I think I am leaking-
A woman pours her heart into a bowl
and feeds it to her cat. The heart
becomes a liquid thing- like heat,
but not so shocking red,
like my mother’s lipstick, like the first drop
of blood, like the tone of a poem
written all wrong.
Sometimes I look at people I don’t know
and think “I could love you”. My ribs tremble
with survivor’s guilt, and the branches of my
wrists spell out my future.
I think I am leaking-
and this is the sound of fragility.
We are capable of kissing
bruises and watching mothers cry
over lost children, who are not actually lost,
under the kitchen sink,
or in the upstairs closet, or in the concave
that is the human heart,
plucking ribcage songs.
Whenever I pray,
a dog somewhere dies.
My mother can’t look me in the eyes anymore.
I sleep with my contacts in
and I get sweats at night. I’ve gained six
pounds since December
and I’ve lost four friends and two possible
lovers. I bought two bamboo plants last week
and I’ve lied about six things since Wednesday,
(your haircut looks nice, I’ve watered the plants, I ate
already, I’ve got a test tomorrow, this isn’t your shirt,
I love you). Sometimes I think I’d be better off quiet.
I cheated on two math tests in the last year
and I want to learn how to stop bending
and finally break.
Your lips burn when you wet them
and I have mastered the art of focusing
and unfocusing my eyes long enough for nothing
to mean everything again. I wanted to save.
There are fireflies in my throat
and when I cough, I am the sun
for a fleeting moment. We are heaving
and you told me not to write about the moon.
The broken cups make a mountain
of shattered things on the floor
and the lights stay on and the couch stays warm
and January trembles on the front porch.
Your fingers are bleeding and they say,
look, look at what we’ve done.
I think I knew a girl named Luna once,
I think she wore herself down,
I think her waist was a thimble
and we were sewing needles, we were sharp
grins and smirks and messy dissections
in a sweaty lab room after gym, the fan on high,
April murmuring soft weaved thoughts behind us.
I want to save the ones with knuckle
boned scars, the ones who cradle
their insecurities like apologies.
We are heaving and I don’t write
about the moon anymore.
I wanted to save you too.
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My aunt miscarried four times
and after each one, she took me to Chinatown
in the city, and we would watch the gloved men gut
fish after fish after fish as if it meant something.
She carried all the ultrasounds for years after,
with names and the expected date of birth scribbled
on the back, and on the train ride home, she’d clutch
the bag of headless fish close to her body,
and softly, rub her finger over the worn leather of her wallet,
where the faint memories of life gathered dust inside.
My uncle used to burn hundreds of matches
on the front porch, and the first time we came home,
he stared at my aunt’s stomach and stumbled backwards,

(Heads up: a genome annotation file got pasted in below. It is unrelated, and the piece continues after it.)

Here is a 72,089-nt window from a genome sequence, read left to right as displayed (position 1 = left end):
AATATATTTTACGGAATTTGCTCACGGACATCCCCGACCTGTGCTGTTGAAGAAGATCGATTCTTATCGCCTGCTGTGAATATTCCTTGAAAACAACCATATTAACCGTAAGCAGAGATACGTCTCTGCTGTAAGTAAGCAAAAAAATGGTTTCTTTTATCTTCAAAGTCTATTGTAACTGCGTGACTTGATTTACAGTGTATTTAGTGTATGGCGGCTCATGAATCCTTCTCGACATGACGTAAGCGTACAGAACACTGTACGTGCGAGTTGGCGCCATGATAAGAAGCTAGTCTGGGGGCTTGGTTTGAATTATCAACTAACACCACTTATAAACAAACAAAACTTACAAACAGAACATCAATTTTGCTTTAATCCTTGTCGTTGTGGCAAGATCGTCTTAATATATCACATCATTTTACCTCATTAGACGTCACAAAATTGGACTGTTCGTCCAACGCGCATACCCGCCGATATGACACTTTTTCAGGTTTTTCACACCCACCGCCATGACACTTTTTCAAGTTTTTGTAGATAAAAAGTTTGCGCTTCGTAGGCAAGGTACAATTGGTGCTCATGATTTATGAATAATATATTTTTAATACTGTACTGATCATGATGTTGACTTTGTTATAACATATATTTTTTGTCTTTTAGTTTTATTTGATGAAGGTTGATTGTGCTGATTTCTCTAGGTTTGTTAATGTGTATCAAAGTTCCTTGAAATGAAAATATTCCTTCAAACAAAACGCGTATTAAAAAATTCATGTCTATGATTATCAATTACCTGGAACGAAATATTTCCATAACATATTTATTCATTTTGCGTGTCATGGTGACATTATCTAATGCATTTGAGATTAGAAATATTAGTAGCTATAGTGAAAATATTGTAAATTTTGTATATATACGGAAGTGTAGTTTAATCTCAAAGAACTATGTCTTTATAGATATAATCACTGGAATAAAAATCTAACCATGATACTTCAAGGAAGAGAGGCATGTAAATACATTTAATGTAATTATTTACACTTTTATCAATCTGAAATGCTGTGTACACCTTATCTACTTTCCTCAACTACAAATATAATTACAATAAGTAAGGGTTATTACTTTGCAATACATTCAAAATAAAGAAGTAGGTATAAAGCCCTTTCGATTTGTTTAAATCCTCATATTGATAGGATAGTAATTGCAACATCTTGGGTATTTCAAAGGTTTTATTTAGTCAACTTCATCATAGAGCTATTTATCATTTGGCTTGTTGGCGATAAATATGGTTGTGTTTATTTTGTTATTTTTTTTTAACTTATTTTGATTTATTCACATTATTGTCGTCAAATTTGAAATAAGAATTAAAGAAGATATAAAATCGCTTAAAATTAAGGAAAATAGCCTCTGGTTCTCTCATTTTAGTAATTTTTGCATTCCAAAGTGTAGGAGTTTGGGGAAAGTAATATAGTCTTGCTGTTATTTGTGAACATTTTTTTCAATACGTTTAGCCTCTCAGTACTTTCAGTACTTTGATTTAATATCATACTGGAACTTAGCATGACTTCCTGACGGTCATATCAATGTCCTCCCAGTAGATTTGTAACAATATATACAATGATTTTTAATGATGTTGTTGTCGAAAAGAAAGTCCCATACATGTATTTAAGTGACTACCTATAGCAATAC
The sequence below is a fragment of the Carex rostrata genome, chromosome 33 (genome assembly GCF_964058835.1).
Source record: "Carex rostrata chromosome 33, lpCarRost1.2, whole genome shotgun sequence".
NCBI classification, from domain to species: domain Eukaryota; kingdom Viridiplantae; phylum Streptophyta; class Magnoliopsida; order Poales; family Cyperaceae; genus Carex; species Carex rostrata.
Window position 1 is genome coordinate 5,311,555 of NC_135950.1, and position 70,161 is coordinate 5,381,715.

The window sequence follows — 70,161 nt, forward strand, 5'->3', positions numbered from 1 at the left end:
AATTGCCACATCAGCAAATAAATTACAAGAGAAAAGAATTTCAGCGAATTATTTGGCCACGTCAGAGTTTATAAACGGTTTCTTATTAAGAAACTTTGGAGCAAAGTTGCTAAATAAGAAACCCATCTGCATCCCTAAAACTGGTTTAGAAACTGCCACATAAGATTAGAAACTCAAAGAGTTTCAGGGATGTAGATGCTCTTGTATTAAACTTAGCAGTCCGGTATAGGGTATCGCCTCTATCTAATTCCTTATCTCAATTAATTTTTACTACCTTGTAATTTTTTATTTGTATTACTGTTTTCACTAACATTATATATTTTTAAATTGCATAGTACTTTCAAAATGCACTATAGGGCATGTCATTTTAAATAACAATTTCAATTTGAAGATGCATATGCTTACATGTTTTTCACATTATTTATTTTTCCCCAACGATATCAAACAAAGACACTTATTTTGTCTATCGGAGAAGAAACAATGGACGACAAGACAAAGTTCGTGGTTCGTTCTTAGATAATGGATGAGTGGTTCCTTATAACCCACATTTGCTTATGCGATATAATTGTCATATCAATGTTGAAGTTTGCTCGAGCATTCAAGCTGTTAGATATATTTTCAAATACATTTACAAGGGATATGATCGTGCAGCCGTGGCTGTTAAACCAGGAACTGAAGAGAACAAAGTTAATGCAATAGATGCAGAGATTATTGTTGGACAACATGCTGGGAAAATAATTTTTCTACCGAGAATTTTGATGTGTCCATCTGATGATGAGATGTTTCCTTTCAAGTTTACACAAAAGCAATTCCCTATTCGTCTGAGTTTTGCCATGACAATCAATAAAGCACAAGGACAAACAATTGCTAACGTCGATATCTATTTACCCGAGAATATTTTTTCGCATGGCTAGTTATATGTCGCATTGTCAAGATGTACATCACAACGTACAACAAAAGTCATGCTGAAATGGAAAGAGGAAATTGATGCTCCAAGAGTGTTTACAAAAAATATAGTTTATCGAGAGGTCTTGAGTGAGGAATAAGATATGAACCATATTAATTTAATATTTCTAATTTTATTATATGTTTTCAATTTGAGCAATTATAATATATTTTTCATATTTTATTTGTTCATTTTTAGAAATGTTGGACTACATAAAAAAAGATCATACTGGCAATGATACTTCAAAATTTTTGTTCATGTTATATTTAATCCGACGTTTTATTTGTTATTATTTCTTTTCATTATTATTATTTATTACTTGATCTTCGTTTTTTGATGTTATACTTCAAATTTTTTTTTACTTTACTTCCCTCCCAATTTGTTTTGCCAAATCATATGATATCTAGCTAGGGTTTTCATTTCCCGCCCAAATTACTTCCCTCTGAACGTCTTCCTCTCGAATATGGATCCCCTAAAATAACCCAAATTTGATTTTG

something immense, something too big to understand, to describe,
quaking inside of him. He stopped burning matches
and started burning flowers, instead.
My aunt carries him too; in the way she walks,
stooped over, with this gentle sorrow pulling her
into the floor like sand.
Salma, May 17th 2003
Laila, November 29th 2006
Sophia, January 4th 2007
Hanna, August 23rd 2011
Four seasons for four daughters;
every day, dawn is the time for grief,
dawn is the moment where my aunt can finally sob
under the weight of the world, a 34 year old Atlas
with a home empty of children, and a body that deemed her unfit;
I have grown into a family of grief,
a life in which mourning and morning mean the same thing.
She said once: I am a shell, and you can hear
the ocean sputter and cough in my bones; I swear,
I would swim, if I wasn’t already sinking.
The sea rejected my aunt more than once,
and in her blank eyes, I am reminded of those Chinatown
fish more and more each day.
When I was fourteen, my mother told me
that although she was my mother,
she wasn’t my mother and I broke all
the mirrors in the house and crumpled
my baby photos.
When I met my family for the second
time, Meryam told me in garbled French
that we looked alike, and I stared
at the dead roach by the sink and the stains
on the children’s shirts and the sun
that stumbled in through the crinkled shades
and burned me to the same golden brown that they were,
and I thought: no.
Everything was chipped,
my neice’s teeth, the dishes and the cups
and the bit of hope that my first family,
or my second family, or my blood family, kept
in a glass jar in the kitchen cabinet to be stared
at after the sun bled rusty orange, and azaan
spilled into our ears.
It was humanity’s last gift
and the poverty that mingled the humid
August air taught me why Pandora opened
that jar to begin with.
When I left for the second time, the city
looked like it was crying, salty river streams
stetched thin through the Moroccan
you sit in your car mid-march
when the sky is just beginning to bleed blue
and you listen to someone sing
about the love they lost in paris
and you cry.
you hide in flimsy dresses
and you shimmer like smoke
and you pretend that you are happier
in a bedroom you don’t recognize
with a boy who has dandelion eyes
and callused palms.
you call your mother four times a day
and you go to the movie theatre by yourself.
you hang out with your little brother
and play chess with old men in the park.
you wait for him to call you
and he never does
and you jump off the skyscrapers
you didn’t realize you had in your heart.
you are postponed, stilted
and you spill for much too long.
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